Medical conditions and driving
What medical conditions does the DVLA need to be made aware of?
If you've any condition that may affect your ability to drive safely, you should tell the DVLA.
If you don’t, you could be fined up to £1,000. You may also be prosecuted if you’re involved in an accident as a result.
If you make a claim on your car insurance after being in an accident, and it turns out you have an undisclosed medical condition, this can potentially invalidate your claim.
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The DVLA and medical conditions
Some of the more common conditions that people frequently ask about with regards to driving include:
Let’s take a look at each in turn.
Due to the nature of the condition, epilepsy has the ability to affect driving safety quite significantly.
If you've had an epileptic seizure and you've lost consciousness, the DVLA will take your licence away. You can reapply to get it back after six months, provided you've not had any seizures for that time.
The type of seizure is also important, for example if you only get them at night.
Medical advisors will act on the information you and your doctors send them about your epilepsy. For more information visit GOV.UK.
When it comes to strokes and driving, you only need to tell the DVLA if you’re still having problems one month afterwards.
If you’re not sure whether you’re fit to drive, then you can ask your doctor. Visit GOV.UK for more info.
Whether you need to tell the DVLA about your diabetes largely depends on what type of medication you’re on.
If your condition is treated by tablets or non-insulin injections, check with your doctor to find out whether you need to tell the DVLA.
If your diabetes is treated with insulin for more than three months, then you must inform the DVLA.
For more information, including how to report diabetes, you should visit the GOV.UK's diabetes and driving page.
Mental health problems are common throughout the general population. Of course, many of those who suffer see no ill effects on their ability to drive whatsoever.
It’s estimated that one in four people in the UK will experience a mental health problem each year, according to mental health charity Mind.
When it comes to notifying the DVLA, mental health issues are usually judged on periods of stability and the driver’s particular condition.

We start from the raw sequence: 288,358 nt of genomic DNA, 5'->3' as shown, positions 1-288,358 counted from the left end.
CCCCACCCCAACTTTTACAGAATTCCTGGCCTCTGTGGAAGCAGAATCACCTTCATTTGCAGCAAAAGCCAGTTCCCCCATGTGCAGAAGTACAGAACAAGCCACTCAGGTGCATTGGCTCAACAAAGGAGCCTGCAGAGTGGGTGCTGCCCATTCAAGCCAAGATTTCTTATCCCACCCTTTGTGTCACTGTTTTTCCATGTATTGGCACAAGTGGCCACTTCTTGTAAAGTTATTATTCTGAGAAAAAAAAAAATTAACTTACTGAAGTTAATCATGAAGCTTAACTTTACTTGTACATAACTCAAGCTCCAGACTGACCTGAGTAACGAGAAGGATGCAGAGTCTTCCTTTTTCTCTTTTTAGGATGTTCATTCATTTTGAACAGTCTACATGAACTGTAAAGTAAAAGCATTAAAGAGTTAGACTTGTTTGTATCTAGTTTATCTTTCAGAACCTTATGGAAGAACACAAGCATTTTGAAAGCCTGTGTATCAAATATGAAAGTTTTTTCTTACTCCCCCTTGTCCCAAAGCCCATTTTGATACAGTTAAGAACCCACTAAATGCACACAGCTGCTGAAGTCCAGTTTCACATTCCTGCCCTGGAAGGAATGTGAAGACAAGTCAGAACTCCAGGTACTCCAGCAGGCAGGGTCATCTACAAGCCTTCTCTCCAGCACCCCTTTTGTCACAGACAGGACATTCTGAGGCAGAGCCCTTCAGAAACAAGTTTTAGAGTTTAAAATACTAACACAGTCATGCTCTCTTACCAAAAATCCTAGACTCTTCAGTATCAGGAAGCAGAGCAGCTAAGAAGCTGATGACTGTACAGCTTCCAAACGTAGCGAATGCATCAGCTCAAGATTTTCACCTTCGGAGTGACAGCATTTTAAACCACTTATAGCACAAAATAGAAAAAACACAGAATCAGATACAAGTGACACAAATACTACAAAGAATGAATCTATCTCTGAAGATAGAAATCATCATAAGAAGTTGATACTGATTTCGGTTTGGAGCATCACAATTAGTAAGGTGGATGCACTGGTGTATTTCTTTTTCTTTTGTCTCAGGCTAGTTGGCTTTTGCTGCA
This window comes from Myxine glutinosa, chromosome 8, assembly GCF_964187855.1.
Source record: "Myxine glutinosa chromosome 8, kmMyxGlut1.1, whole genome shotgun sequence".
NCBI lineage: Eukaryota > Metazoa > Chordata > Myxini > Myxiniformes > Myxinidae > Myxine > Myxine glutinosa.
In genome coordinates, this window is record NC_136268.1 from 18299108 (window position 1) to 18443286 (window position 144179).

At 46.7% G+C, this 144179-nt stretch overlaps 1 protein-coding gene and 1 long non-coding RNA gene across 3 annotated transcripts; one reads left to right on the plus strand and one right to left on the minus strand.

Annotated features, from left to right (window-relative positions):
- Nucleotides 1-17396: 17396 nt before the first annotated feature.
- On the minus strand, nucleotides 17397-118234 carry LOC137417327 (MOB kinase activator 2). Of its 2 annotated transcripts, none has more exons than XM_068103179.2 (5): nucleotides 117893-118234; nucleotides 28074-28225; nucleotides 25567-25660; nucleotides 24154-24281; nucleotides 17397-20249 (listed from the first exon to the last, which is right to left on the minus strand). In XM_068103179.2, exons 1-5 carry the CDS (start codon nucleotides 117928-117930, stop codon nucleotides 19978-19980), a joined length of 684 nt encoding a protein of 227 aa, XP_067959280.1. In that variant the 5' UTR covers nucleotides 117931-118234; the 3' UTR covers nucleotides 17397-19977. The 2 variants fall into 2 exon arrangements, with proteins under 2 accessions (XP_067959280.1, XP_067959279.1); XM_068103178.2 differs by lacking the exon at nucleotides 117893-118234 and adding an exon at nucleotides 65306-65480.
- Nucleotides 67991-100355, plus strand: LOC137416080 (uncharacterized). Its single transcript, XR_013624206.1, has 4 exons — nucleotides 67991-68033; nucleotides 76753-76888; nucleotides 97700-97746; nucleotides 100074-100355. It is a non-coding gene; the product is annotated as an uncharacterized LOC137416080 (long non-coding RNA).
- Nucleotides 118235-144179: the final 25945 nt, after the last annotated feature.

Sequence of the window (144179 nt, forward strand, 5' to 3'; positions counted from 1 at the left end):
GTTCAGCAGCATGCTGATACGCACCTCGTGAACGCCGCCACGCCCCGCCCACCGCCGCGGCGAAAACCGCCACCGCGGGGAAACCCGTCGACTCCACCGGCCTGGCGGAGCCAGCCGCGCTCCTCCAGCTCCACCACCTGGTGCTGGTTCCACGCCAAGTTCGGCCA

For example, if you have anxiety or depression you only need to tell the DVLA if they affect your ability to drive safely.
You should ask your doctor if you’re not sure if your anxiety or depression will affect your driving.
There are other mental health conditions where you need to tell the DVLA. These include bipolar disorder, psychosis and schizophrenia.
There’s a minimum standard of vision that every driver must meet.
You must be able to read a car number plate from 20 metres, a test that should be familiar from your driving test.
For the purposes of driving this can be completed with glasses or contact lenses, if necessary.
And you must wear glasses or contact lenses every time you drive if you need them to meet the required standard of vision for driving.
Can I drive with one eye?
You can still drive if you only have vision in one eye, as long as you can meet the required standard of vision for driving in that eye.
You should ask your doctor or an eye specialist if you’re not sure.
How to report a medical condition to the DVLA
If you want to report a condition to the DVLA, you can do it online or by post. The online process has a comprehensive list of conditions.
What happens once I’ve reported a medical condition to the DVLA?
Once you’ve reported your condition to the DVLA, what happens next depends on the condition.
Generally, the DVLA will state what restrictions, if any, it will impose on your licence.
For example, it could impose a one, two or three-year restriction.
This relates to how often you’ll have to get re-examined for the condition to see if you're fit to drive.
Other health conditions and driving
This guide has only covered some of the medical conditions that can affect your ability to drive safety.
For a full list, check out the government guide on health conditions and driving.
And if you’re not sure whether a condition will affect your driving then you should always seek professional medical advice.